Why some funeral directors are starting to embrace green burial
Today, the Cremation Association of North America announced that they are projecting that in 2010 more than 40% of deaths in North America will result in cremation. That’s up from 38% in 2008. In our area (Middle Atlantic) the percentage will be 36% in 2010, which is up from 34% in 2009. For families that represents a big savings over conventional cemetery burial. But for funeral homes it represents a big loss in income.
Primarily for this reason, many funeral homes are failing financially. Others are just getting by with their funeral directors foregoing maintenance and repairs of their facilities and taking on second jobs to pay their bills.
However, there is now a group of funeral directors who see green burial as a niche opportunity that they can go after to keep their businesses in the black and provide a needed new service to families. Actually, at least in our area, they see three niches:
- First, recent surveys of green cemeteries have revealed that about 80% of families who chose green burial for a family member were originally going to opt for cremation, but they changed their minds when they learned about green burial—a more environment-friendly choice. Because of this, green oriented funeral homes are now making sure their cremation families are aware of green burial as an option. Often they weren’t aware of this choice, and decide it’s what they want for their loved one, even if it costs a bit more than cremation.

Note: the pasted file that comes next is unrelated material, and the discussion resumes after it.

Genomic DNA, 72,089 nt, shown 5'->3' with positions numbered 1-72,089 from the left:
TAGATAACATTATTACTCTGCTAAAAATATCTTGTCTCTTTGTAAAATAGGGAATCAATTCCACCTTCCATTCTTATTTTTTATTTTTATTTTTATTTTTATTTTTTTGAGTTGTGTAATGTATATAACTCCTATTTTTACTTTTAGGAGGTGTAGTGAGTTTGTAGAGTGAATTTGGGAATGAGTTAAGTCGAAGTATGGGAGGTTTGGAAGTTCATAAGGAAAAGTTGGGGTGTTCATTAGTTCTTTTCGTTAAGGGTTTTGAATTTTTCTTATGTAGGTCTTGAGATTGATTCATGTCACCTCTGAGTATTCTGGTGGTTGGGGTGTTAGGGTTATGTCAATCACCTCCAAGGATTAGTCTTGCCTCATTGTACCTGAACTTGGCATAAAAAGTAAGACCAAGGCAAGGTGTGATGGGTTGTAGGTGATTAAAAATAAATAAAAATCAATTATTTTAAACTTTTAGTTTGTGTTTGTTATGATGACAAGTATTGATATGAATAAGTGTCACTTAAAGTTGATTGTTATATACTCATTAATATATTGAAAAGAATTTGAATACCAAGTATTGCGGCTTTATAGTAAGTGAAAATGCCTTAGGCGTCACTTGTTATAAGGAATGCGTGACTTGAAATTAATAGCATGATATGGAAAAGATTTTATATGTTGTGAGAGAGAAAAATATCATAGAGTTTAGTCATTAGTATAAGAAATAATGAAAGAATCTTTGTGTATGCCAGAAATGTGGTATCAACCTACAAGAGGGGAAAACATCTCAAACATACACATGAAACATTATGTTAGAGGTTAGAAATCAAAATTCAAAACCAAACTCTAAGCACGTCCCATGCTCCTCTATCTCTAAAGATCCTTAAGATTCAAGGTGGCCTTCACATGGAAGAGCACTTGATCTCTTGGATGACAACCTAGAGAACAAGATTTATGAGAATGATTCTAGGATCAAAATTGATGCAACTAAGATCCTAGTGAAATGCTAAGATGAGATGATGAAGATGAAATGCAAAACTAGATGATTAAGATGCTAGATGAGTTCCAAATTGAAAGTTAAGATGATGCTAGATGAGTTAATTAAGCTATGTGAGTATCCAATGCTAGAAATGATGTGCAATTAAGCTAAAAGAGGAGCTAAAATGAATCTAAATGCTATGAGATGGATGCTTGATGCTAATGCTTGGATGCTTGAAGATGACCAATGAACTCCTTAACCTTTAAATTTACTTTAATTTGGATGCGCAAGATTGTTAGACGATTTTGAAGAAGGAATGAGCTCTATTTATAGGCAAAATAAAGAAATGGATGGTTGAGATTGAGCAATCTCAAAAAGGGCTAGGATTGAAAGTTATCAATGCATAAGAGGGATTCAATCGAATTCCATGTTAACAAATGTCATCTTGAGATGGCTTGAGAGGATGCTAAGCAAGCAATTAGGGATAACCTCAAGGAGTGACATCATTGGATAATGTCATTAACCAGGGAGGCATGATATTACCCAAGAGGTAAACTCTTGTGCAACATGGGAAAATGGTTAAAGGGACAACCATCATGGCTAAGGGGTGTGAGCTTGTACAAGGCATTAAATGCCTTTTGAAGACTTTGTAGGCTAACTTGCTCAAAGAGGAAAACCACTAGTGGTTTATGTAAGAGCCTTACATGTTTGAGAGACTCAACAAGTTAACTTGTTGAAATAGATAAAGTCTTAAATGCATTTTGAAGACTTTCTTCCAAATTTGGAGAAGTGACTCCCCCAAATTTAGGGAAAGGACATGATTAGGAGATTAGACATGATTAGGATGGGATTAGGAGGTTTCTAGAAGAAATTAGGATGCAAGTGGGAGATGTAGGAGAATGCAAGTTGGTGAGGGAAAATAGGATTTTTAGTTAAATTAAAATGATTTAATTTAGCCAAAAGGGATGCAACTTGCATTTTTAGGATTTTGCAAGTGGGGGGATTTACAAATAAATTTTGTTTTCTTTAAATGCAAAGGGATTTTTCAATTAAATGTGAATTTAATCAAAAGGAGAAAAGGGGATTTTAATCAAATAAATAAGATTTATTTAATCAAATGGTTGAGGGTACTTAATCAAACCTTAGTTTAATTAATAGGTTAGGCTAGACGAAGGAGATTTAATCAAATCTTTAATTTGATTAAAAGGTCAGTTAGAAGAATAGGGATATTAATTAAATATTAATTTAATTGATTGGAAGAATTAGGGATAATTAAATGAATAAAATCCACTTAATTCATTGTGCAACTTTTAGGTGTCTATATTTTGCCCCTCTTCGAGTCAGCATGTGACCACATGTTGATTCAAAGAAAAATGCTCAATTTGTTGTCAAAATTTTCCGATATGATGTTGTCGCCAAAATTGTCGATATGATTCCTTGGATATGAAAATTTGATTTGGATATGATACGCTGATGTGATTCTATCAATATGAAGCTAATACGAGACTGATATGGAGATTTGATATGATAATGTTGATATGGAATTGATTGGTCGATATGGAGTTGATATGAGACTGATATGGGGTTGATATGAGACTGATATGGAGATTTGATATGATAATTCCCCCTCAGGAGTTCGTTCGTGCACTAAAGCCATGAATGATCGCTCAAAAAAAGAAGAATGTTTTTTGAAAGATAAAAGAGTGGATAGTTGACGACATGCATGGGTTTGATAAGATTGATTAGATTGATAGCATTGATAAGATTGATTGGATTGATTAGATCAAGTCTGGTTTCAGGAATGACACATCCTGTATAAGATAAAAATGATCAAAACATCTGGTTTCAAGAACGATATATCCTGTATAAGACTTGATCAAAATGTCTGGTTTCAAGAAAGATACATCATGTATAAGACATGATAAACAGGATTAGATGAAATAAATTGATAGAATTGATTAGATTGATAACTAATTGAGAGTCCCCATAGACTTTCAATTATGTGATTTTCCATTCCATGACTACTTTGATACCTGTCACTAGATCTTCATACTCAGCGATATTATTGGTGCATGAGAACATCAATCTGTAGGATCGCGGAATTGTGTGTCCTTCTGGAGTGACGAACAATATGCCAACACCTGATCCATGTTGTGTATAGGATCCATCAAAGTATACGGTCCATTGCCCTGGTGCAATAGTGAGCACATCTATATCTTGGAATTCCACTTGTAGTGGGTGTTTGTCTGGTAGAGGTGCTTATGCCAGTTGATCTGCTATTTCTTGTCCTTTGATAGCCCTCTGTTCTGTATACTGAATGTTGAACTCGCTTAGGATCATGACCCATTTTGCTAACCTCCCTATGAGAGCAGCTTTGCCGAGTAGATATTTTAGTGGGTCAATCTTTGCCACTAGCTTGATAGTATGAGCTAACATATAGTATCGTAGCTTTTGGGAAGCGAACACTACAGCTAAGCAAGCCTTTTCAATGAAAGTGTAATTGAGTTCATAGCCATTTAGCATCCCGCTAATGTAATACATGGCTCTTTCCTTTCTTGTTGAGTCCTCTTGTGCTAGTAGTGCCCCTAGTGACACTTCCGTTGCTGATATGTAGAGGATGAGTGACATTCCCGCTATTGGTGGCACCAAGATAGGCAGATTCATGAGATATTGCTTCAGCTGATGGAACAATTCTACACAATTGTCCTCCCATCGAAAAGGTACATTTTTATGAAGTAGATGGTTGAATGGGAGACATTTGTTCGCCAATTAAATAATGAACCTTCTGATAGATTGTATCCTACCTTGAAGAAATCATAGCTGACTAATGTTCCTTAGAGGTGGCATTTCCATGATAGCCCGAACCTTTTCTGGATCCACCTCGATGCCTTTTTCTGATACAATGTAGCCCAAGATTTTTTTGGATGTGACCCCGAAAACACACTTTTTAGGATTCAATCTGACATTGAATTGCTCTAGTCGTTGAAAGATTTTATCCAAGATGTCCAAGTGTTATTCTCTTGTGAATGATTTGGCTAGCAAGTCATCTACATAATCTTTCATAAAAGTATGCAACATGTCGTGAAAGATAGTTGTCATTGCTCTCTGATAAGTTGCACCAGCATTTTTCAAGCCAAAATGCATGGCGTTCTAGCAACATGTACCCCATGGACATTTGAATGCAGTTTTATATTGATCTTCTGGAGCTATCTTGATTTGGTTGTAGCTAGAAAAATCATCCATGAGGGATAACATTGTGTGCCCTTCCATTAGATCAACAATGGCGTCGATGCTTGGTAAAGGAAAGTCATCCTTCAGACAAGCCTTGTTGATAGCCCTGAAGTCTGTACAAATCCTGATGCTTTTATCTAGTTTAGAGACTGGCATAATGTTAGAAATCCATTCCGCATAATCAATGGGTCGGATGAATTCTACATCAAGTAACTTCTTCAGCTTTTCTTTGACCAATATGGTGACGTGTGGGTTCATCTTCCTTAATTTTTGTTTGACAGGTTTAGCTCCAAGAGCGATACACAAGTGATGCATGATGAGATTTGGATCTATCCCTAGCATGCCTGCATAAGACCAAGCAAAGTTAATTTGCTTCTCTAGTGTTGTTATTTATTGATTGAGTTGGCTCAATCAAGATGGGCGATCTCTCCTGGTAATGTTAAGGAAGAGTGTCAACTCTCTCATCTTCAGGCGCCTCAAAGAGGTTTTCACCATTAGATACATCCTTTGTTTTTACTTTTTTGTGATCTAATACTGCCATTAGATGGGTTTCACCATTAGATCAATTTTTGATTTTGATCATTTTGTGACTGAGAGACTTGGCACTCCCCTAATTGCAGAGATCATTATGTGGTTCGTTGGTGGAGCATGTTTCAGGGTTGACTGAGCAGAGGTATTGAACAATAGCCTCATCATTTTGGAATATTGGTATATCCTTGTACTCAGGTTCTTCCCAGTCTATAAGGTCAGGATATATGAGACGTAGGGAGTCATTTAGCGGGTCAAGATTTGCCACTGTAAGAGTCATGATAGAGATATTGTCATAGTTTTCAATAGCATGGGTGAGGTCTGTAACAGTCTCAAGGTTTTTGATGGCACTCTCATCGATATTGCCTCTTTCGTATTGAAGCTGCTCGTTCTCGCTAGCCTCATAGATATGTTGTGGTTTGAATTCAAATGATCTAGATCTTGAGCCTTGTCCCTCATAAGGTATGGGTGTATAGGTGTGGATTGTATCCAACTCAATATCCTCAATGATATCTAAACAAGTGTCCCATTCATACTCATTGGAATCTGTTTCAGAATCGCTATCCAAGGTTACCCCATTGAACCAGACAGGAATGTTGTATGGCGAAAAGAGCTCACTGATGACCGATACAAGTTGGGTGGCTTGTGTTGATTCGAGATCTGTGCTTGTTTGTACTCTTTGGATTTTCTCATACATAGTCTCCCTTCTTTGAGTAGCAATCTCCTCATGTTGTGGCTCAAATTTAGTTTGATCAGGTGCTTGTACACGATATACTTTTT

- Second, because there are only a few green cemeteries, some people who want a green burial must find a cemetery a considerable distance from their homes. Penn Forest Natural Burial Park, for example, located in Pittsburgh, serves nearly all of Pennsylvania and is the closest green cemetery for large parts of Maryland, Ohio, West Virginia, Virginia and Delaware. Hence, we will be having many burials that would not normally come to our area. Nearly all of those families will need a local Pittsburgh funeral home, and that is business that they would not get if Penn Forest wasn’t here and they weren’t certified by the Green Burial Council.
- Finally, many families who elect green burial also want a home funeral. For this reason, several local funeral homes have decided to help families with this option too. Again, that’s business they wouldn’t get without green burial.
So we are finding that a small group of visionary funeral directors in our area have figured out that green burial can be a source of new business and not a threat to their existing business, and they have been eager to form relationships with us. So, we have compiled a list of these area funeral homes and we make it available to all our customers.
So I ask you, are these funeral directors on to something? Is green burial the wave of the future for the funeral home business?
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